Syrian cause and effect

News of Decca/Universal Music's release of an album by a young Syrian refugee violinist Rami leaves me conflicted. Of course the humanitarian tragedy sparked by the Syrian civil war is a terrible thing and any initiative that draws attention to it is laudable. And some of the proceeds from the project are going to the deserving cause of the British Red Cross. But why does a story like this only receive media coverage when it comes from the Universal Music spin machine? And is Decca's motivation in releasing this album entirely altruistic?

Above is a photo taken at the conclusion of a workshop for refugees musicians held this month in Arc-et-Senans, France. The workshop was directed by that tireless advocate of humanitarian causes Jordi Savall who is in the centre of the photo; to his right is the Syrian classical musician Waed Bouhassoun who collaborated with Jordi at the workshop. I am not on the classical music press release circuit, but this workshop came to my attention. So did it not also come to the attention of the Sinfini Music diaspora who so eagerly spun the Decca album?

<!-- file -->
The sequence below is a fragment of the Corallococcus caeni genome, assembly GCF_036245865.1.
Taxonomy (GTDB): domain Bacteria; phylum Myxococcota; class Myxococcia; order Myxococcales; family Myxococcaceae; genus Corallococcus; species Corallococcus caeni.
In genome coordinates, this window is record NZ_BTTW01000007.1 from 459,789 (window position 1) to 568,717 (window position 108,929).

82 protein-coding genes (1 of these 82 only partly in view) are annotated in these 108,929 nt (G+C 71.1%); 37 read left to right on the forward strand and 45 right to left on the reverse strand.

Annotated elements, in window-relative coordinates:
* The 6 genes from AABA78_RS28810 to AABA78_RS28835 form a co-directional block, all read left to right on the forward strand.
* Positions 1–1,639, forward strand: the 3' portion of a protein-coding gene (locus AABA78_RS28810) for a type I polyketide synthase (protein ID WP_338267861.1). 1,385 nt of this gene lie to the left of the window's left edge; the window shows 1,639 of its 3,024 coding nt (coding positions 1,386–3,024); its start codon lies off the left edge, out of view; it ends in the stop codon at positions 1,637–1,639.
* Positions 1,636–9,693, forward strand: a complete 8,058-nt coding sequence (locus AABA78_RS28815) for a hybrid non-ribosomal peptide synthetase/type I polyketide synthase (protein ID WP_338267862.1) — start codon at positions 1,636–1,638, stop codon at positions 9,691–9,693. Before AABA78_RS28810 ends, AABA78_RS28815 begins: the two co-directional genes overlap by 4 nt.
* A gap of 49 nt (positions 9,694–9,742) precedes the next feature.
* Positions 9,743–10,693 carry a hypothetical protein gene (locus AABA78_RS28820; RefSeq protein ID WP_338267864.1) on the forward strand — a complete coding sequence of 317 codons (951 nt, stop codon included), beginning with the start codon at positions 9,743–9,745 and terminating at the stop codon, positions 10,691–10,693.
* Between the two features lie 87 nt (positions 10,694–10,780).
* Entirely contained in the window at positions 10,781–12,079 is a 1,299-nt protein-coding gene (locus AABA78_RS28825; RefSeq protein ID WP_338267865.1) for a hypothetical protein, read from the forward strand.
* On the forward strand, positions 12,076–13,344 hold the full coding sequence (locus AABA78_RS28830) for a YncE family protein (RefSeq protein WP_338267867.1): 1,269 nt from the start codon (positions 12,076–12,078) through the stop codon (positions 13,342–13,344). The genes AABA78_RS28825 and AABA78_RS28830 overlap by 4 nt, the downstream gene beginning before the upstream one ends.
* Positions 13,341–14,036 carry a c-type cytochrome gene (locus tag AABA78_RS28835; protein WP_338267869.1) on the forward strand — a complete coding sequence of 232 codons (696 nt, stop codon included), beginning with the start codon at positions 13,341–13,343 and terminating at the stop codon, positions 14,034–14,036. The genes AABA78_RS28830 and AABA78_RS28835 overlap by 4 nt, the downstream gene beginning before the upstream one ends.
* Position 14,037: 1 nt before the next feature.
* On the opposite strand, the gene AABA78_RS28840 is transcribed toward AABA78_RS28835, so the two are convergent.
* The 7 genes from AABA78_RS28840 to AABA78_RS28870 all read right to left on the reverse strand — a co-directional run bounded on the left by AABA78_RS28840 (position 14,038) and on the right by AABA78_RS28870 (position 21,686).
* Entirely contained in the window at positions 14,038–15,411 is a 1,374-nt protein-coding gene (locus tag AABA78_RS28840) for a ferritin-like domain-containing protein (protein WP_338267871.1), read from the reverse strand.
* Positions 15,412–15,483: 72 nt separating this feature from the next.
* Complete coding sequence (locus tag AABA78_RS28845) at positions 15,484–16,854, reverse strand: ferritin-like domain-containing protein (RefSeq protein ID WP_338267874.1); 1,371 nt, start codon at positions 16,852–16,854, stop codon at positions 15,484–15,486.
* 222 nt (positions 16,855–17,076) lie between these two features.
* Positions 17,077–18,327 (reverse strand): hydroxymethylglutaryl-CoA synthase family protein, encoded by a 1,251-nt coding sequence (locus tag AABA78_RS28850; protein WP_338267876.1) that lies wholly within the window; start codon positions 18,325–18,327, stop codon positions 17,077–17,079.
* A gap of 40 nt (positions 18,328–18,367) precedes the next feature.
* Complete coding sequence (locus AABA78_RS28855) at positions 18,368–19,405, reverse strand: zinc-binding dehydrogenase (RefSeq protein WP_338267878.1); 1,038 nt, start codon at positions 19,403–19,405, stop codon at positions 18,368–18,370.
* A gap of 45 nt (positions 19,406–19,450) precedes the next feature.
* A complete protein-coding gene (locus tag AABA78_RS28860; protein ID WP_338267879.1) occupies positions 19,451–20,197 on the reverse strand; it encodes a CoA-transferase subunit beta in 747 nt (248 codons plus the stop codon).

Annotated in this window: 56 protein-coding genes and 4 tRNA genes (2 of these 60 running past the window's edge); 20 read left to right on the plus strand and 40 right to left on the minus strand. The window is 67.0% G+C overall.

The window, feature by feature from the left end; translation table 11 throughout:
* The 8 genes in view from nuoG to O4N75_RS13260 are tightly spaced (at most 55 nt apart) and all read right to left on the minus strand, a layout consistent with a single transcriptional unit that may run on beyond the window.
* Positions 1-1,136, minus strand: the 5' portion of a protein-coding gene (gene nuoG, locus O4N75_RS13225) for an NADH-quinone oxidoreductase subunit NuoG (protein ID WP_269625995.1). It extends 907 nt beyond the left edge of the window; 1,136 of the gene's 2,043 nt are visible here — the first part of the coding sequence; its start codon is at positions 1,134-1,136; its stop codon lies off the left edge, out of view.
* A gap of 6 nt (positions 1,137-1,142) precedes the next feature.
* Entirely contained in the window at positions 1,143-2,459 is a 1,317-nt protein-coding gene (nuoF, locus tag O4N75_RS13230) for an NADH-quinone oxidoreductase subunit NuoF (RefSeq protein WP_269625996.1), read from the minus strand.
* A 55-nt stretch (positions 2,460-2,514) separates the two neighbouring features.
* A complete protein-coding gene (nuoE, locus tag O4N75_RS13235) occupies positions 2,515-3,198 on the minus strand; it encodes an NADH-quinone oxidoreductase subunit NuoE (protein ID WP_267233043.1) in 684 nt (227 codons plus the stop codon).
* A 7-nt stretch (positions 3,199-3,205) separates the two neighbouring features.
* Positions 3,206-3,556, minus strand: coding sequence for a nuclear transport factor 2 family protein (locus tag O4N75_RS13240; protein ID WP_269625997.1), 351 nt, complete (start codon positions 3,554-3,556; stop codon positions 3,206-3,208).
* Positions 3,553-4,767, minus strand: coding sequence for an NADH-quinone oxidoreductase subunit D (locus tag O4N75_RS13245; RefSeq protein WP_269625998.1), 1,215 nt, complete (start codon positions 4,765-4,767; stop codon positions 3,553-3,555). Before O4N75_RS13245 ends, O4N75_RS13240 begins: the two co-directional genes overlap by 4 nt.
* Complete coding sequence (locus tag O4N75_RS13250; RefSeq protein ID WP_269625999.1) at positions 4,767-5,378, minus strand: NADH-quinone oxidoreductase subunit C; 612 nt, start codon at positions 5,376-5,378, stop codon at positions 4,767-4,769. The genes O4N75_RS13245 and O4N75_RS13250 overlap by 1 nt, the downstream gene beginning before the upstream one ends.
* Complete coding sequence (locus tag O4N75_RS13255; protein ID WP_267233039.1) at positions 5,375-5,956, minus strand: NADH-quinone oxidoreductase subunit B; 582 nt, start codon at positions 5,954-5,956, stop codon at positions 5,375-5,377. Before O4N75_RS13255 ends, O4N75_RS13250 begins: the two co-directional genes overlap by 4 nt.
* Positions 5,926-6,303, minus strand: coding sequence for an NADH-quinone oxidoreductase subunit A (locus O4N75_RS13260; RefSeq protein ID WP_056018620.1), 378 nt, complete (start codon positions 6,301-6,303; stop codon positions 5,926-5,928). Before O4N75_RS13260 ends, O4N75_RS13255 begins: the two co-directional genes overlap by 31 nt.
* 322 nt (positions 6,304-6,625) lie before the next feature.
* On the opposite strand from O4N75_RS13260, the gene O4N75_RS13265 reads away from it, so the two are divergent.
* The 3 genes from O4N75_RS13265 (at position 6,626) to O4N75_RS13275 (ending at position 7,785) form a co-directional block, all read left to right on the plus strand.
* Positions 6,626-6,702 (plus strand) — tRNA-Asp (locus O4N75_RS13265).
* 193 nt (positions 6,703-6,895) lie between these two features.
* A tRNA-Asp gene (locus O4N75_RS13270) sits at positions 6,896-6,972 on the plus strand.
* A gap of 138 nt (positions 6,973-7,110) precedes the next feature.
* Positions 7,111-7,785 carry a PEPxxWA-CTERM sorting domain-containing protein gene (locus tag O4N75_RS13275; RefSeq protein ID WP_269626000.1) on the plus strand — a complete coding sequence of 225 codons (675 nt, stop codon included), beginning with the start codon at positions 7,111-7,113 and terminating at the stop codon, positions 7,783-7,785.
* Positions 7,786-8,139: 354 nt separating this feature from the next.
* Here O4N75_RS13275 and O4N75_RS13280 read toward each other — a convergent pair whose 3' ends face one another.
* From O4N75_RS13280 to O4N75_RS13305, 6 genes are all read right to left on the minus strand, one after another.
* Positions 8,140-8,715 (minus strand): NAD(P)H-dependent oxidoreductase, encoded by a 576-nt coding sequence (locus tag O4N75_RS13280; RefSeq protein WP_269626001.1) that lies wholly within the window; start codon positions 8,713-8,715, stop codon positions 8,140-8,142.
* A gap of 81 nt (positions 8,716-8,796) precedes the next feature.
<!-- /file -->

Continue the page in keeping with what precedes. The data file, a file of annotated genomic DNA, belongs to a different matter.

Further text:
Coming to that why did these lazy journalists not showcase Jordi Savall's Orient-Occident II, Homage to Syria album, or Waed Bou Hassoun's latest album La Voix de la passion which is steeped in the pain of contemporary Syria? And why did our self-styled cultural commentators not highlight the agonisingly relevant Zyriab from the exiled Syrian brothers Khaled Al Jaramani and Mohannad Al Jaramani? All these albums from independent labels speak of the Syrian tragedy in a musical language that Rami's renditions for Decca of One Republic's Counting Stars, Silent Night and Ode to Joy never can. Yes, Syria desperately needs help and attention. But for me at least, global brands, feel good music and humanitarian causes do not mix well.

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